Student accommodation is located both on and off campus. The on-campus accommodation is based along Cranbrook Avenue, Auckland Avenue, Cottingham Road and Taylor Court. Taylor Court consists of single en-suite self-catering flats and can accommodate 288 students. Student housing is based primarily around the university campus itself, as well as around the Newland Avenue and Beverley Road areas of the city. Off campus accommodation is based in the nearby village of Cottingham, with Thwaite Hall and Needler Hall which are the traditional halls, as well as "The Lawns" complex.

Needler Hall

Needler Hall is a traditional hall of residence for the University of Hull, located in Cottingham. Donated by Frederick Needler (of Needler's Confectionary) in 1932 to the newly-established Hull University College.[13]

The Lawns

The Lawns is a student accommodation complex for the University of Hull, located in Cottingham. It comprises seven halls of residence (Ferens, Lambert, Nicholson, Morgan, Downs, Reckitt and Grant) and the Lawns Centre. The latter includes a communal dining area for residents of the 6 semi-catered halls, and the Veranda Bar (more commonly known as "The Lawns bar" or "The Pub"), from which alcoholic refreshments may be purchased (at a subsidised rate, making it very popular with the students) and drunk by Lawns residents each evening. The bar also includes a pool table, juke box and televisions which have Sky Sports. Of the seven halls on the site, Ferens is a traditional rectangular 'Sandhurst block' with the accommodation around three sides of a central lawn. It is somewhat isolated from the other halls both by its location and by a natural screen of trees. Each of the other halls, which were designed by the renowned architectural firm Gillespie, Kidd & Coia, comprises five blocks identified by the letters A to E, and accommodates approximately 140 residents. Most have only limited cooking facilities, however Downs Hall was converted in the early 2000s to fully self-catered accommodation. The students of each hall often form tight knit communities and it is commonplace for students to move into student houses in the second and third year with friends they have made in their hall. Friendly rivalries usually exist between the halls.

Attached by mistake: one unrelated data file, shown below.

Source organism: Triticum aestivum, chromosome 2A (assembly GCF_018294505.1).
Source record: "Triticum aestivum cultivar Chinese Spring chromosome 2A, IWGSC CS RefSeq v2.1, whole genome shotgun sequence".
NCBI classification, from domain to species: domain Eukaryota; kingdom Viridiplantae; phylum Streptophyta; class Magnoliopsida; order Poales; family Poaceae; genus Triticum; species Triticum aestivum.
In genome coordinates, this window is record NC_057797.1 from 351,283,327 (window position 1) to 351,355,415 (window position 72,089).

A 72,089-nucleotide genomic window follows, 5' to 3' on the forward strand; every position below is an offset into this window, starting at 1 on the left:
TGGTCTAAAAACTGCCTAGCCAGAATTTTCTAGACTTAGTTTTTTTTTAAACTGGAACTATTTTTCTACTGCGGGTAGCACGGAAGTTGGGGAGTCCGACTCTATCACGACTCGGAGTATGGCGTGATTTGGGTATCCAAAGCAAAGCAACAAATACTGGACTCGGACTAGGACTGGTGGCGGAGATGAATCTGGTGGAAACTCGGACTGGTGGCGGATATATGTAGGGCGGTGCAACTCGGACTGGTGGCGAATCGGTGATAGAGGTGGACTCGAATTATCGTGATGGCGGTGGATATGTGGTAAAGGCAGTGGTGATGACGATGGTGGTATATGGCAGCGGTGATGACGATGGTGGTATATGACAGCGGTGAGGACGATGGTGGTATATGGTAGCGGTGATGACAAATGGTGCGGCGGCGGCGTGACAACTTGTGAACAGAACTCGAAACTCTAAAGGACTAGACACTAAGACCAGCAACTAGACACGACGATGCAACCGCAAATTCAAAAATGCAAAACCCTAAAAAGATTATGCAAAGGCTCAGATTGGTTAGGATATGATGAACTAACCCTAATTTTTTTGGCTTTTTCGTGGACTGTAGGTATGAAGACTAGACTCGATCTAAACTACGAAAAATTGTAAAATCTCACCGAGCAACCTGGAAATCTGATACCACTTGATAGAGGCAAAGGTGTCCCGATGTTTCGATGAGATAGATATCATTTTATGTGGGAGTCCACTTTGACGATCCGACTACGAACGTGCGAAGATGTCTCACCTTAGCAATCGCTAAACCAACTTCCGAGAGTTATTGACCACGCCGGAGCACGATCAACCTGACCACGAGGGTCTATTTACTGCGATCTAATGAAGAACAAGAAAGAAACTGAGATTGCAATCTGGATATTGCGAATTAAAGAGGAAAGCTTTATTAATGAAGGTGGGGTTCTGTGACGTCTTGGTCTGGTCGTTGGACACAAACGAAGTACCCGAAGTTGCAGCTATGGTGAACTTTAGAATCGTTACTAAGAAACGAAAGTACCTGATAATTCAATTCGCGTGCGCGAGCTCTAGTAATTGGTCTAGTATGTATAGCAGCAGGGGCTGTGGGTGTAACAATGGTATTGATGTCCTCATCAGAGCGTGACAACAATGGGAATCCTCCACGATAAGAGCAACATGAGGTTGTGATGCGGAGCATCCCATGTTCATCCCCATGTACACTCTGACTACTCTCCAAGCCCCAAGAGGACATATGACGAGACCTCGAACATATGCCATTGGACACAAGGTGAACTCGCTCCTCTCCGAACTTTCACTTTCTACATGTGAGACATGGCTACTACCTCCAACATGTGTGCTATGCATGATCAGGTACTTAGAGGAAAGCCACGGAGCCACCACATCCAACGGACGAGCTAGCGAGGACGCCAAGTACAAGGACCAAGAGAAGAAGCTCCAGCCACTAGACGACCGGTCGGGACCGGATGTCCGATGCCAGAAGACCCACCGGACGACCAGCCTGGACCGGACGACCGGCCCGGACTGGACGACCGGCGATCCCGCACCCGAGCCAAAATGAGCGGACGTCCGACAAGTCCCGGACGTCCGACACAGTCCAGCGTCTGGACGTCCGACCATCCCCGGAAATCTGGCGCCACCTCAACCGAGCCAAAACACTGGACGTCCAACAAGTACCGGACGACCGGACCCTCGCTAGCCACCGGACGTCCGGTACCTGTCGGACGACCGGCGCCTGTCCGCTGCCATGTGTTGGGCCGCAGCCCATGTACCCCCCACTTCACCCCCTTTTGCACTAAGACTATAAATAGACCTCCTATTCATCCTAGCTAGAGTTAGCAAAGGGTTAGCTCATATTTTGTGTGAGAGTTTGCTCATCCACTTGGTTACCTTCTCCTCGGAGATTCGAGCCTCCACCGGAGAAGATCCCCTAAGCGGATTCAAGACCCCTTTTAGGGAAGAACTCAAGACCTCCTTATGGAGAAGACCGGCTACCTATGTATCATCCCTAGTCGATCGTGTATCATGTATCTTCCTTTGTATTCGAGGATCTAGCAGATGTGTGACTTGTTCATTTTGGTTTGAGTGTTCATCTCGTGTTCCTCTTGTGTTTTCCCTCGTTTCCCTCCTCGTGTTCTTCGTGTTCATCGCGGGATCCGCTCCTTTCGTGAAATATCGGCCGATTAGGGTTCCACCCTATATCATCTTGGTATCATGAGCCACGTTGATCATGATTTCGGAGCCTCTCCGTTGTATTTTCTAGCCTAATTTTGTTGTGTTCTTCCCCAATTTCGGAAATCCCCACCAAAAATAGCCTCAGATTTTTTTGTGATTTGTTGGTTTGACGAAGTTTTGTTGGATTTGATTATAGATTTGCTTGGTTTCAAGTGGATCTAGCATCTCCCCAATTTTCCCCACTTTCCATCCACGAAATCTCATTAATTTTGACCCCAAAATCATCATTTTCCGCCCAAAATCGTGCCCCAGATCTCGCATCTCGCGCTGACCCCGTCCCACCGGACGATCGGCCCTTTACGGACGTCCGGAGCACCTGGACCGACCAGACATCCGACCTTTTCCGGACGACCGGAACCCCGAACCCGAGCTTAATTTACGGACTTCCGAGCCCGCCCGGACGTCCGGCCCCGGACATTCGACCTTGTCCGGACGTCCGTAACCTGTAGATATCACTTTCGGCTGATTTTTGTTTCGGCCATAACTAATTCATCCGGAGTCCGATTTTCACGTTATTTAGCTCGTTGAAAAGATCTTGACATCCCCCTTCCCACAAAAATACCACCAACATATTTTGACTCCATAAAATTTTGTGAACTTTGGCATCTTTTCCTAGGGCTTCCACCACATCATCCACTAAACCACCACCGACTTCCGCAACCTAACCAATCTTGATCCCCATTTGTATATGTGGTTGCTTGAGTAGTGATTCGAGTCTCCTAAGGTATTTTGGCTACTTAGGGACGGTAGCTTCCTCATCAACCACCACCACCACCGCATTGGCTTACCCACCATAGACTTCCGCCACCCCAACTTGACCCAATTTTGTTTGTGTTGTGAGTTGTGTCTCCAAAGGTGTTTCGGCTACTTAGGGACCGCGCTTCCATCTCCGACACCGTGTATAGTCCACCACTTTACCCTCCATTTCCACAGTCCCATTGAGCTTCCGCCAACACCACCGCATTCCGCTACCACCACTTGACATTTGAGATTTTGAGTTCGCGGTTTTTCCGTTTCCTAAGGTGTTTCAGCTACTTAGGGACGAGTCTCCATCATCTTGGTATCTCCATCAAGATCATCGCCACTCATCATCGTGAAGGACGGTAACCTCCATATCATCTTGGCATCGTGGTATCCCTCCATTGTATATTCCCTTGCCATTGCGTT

During the expansion of university education after World War II a military camp of huts,[14] on part of the grounds of the former Cottingham Grange, became Camp Hall, the male hall of residence. "The Lawns" now occupies most of that site. The physical Cottingham Grange country house was demolished in the 1930s.[15]

In 2007 The Lawns received national attention following the murder of a student resident on the site. A second year History student at the university pleaded guilty to the murder, and in January 2008 was sentenced to a minimum of 21 years in prison.[16][17]

Notable academics

Presidency for The World Bank

Notable alumni

Selected honorary degrees

Academic reputation

Rankings

UK University Rankings
2009 2008 2007 2006 2005 2004 2003 2002 2001 2000 1999 1998 1997 1996 1995 1994 1993
Times Good University Guide 44th[20] 42nd=[21] 49th[22] 47th=[23] 37th 39th 43rd 42nd 38th 35th 33rd 31st 33rd 32nd= 35th= 37nd= 34th
Guardian University Guide 53rd[24] 51st[24] 54th 55th[25] 40th[26] 65th[27] 39th[28]
Sunday Times University Guide 45th=[29] 51st 38th[30] 36th 46th[31] 45th[31] 35th[31] 36th[31] 39th[31] 33rd[31] 35th[31]
Daily Telegraph 40th=[32] 27th
FT 26th[33] 29th 32nd
Independent / Complete University Guide 48th[34] 39th[34]

In popular culture

The University of Hull was referred to in the popular BBC comedy Blackadder Goes Forth in the episode General Hospital.

Blackadder hunts down a German spy operating in a British military hospital in the Great War and informs his superior with the following dialogue:

Captain Blackadder: And then the final, irrefutable proof. Remember, you mentioned a clever boyfriend...
Nurse Mary: Yes.
Captain Blackadder: I then leapt on the opportunity to test you. I asked if he'd been to one of the great universities, Oxford, Cambridge, or Hull.
Nurse Mary: Well?
Captain Blackadder: You failed to spot that only two of those are great Universities.
Nurse Mary: Swine!
General Melchett: That's right! Oxford's a complete dump!

The joke is historically inaccurate as University College Hull was founded in 1927 (ten years after the series is set) and became the University of Hull only when granted a Royal Charter in 1954. However, the humour of Blackadder is well-known for its anachronistic references. The joke here is that Stephen Fry, playing Melchett, attended Cambridge (as did Hugh Laurie, another cast member), Rowan Atkinson, playing Blackadder, had attended the University of Oxford (as did Tim McInnerny, another cast member) while writer Richard Curtis' sister studied drama at Hull (1983-86).

The University is alluded to on the song 'There She Goes My Beautiful World' (from the 2004 Nick Cave and the Bad Seeds album Abbatoir Blues), Cave sings through biographical details of numerous artists and the following lines "Philip Larkin stuck it out in a library in Hull" refers to Hull University's Brynmor Jones library.

References

  1. ^ a b c "Table 0a - All students by institution, mode of study, level of study, gender and domicile 2006/07" (Microsoft Excel spreadsheet). Higher Education Statistics Agency. http://www.hesa.ac.uk/dox/dataTables/studentsAndQualifiers/download/institution0607.xls. Retrieved 2008-04-09.